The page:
My review about Alcazaba of Almeria, tickets, opening hours, parking

Alcazaba de Almería is the “heart” of the sunny Andalusian city of Almería. The full name of the ensemble, one of the most important architectural monuments of the Iberian Peninsula, is Alcazaba and the Walls of the Cerro de San Cristóbal.

During my long stay in Almería, we visited the Alcazaba fortress three times. The best time to walk here, of course, is in spring, when it’s not so hot and the cacti and other exotic plants are in bloom.

From the centre, where we lived, it’s a long way to the Alcazaba fortress. You could in principle take a bus, but I think you can walk around everything in Almeria.

So the first time I walked by myself and got a little lost. I kind of followed the signs. I ended up in the upstairs area in the port area, and met a girl who told me to go downstairs. I went down and somewhere ahead I saw the remains of a wall, which I headed towards. When I saw the sign of Almeria crossed out, I realized that I’d gone out of the city, so I guess there’s something wrong. 🙂

Alcazaba Almería

Luckily for me, I met a man walking his dogs. As it turned out, he lives right near the fortress of Alcazaba. With him I reached my destination. By the way, he warned me that the area was not a pleasant one and it was a bad place to be at night. He also told me that in the past the houses adjacent to the Alcazaba fortress were of a different variety and it was only about 10 years ago when they were all built in the same style to harmonise with the fortress.

In general Almeria reminds me a lot of Morocco, but in this neighbourhood the Arab influence and colour are particularly strong. The 1963 cult film “Cleopatra”, starring Elizabeth Taylor, was filmed here for a reason.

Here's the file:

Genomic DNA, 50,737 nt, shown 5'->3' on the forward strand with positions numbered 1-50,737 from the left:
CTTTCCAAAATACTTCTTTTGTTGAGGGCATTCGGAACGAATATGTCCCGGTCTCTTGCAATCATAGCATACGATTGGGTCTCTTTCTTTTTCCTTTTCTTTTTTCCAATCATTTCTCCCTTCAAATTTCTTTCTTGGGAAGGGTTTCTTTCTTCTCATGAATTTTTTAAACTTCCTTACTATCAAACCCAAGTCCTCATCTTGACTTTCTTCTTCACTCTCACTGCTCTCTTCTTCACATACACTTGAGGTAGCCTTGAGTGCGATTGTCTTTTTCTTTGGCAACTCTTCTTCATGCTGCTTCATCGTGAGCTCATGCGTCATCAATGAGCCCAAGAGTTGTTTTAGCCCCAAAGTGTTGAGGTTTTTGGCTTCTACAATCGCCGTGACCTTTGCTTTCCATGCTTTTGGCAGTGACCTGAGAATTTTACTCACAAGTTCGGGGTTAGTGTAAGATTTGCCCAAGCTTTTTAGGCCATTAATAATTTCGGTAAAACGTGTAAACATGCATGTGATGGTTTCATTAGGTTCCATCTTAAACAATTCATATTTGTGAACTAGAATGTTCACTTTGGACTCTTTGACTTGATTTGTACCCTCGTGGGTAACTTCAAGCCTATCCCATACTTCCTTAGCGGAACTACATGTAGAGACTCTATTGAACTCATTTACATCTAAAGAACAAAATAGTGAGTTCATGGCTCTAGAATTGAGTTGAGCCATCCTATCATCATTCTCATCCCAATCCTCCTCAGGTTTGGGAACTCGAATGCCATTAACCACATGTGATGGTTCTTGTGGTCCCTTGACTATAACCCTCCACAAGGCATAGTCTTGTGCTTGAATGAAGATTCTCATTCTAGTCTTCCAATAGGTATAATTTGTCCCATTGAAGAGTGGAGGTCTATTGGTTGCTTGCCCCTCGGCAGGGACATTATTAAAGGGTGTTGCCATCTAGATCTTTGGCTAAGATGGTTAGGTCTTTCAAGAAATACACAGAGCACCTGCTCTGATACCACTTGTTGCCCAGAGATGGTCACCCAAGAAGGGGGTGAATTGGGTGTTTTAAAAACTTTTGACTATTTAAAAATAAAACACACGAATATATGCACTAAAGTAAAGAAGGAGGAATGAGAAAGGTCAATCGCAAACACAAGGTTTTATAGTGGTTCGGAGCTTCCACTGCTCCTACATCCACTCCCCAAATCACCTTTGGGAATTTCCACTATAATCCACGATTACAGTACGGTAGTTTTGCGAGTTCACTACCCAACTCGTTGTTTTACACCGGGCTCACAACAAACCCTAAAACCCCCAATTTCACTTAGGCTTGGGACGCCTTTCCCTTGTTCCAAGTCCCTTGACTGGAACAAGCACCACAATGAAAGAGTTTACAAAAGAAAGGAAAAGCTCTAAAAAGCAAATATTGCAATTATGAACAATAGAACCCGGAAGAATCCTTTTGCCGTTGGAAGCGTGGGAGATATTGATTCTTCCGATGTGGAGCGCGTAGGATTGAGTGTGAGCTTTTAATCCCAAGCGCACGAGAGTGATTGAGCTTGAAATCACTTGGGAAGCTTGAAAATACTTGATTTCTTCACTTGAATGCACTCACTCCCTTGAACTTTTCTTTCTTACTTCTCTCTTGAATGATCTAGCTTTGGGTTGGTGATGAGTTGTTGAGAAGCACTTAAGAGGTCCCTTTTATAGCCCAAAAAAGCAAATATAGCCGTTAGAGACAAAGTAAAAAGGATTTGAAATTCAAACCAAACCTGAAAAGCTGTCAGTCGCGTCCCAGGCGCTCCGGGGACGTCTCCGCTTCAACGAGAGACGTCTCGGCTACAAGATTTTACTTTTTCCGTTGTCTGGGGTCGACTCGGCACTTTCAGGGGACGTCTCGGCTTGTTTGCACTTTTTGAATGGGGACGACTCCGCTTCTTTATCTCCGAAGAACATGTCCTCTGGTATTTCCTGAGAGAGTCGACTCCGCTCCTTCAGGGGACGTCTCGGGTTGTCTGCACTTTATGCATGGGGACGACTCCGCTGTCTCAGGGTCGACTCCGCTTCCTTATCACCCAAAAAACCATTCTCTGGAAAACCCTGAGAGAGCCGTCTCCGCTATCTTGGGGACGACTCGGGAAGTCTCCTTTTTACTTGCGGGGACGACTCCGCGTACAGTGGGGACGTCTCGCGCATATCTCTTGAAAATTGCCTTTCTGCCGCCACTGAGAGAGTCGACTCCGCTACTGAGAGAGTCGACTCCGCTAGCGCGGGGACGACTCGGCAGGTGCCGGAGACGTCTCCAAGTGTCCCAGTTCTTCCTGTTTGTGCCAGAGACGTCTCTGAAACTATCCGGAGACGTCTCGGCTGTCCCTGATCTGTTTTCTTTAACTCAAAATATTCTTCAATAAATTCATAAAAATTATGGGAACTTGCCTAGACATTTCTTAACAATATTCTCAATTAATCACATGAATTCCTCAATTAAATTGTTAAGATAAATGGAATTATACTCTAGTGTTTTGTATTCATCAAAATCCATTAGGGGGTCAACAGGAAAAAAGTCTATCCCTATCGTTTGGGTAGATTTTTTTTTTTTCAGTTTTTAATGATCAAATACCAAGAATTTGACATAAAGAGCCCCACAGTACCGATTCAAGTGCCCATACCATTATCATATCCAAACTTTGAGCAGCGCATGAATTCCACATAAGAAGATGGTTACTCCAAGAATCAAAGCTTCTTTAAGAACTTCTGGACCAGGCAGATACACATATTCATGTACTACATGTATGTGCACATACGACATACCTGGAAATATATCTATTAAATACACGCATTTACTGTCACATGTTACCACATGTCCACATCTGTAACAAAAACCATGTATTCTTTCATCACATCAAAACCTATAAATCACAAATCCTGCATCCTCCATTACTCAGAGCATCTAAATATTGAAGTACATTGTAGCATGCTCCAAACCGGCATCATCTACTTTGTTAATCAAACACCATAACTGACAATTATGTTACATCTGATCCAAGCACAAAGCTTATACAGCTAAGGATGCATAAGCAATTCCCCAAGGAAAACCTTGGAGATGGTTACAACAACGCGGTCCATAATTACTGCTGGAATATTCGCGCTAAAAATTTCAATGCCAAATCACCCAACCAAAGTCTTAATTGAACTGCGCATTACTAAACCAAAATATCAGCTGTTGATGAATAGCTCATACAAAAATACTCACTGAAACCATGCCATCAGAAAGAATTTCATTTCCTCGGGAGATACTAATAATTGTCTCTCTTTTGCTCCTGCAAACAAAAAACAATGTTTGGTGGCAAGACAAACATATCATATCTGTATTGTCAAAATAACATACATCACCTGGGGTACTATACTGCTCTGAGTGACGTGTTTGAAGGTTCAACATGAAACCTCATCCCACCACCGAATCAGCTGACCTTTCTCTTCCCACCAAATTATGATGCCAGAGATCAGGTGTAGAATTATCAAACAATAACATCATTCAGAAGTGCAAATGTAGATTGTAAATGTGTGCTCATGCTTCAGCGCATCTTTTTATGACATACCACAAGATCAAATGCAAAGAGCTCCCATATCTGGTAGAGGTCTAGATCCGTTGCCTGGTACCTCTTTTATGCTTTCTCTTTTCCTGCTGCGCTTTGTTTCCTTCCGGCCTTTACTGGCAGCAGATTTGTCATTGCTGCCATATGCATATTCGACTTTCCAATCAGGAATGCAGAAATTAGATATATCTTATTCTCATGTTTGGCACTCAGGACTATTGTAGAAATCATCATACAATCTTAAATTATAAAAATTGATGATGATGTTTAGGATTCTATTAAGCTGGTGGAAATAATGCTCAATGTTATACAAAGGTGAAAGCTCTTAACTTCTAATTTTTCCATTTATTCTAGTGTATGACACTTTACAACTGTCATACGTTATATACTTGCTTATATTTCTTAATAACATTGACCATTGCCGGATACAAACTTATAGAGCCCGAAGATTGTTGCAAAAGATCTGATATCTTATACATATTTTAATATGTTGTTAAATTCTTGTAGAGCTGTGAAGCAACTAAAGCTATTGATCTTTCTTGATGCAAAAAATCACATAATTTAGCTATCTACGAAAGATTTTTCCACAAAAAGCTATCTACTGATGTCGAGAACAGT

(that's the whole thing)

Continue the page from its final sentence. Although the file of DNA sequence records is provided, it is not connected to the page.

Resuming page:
Alcazaba de Almería

Construction of the Alcazaba fortress started in 955 by Abderram III and was completed by Ayran, king of Almeria, in the 11th century. After Almeria was conquered by the Christians, the Alcazaba was slightly modified by the Catholic kings and by Carlos I.

The Alcazaba architectural ensemble is divided into three parts.

Alcazaba. Almeria.

First part: the gardens and the Alcazaba tower

Previously this area served both as a military camp and as a shelter for civilians in case of siege. By 1522 there was an earthquake which destroyed much of the town, including the shelter. No documents describing the original appearance have ever been found. For this reason, during the restoration it was decided to make a series of gardens and decorations similar to the Alhambra in Granada.

Alcazaba, Almería

In the garden you can relax in the shade from the scorching heat, feed the fish in the pond and admire the cats. There are also vending machines with water and sweets (chocolates and waffles only).

There was also a man in the first part of the fortress who warned of new ships entering the bay and of the dangers, and announced the curfew.

Alcazaba (Almería)

The second part of the Alcazaba fortress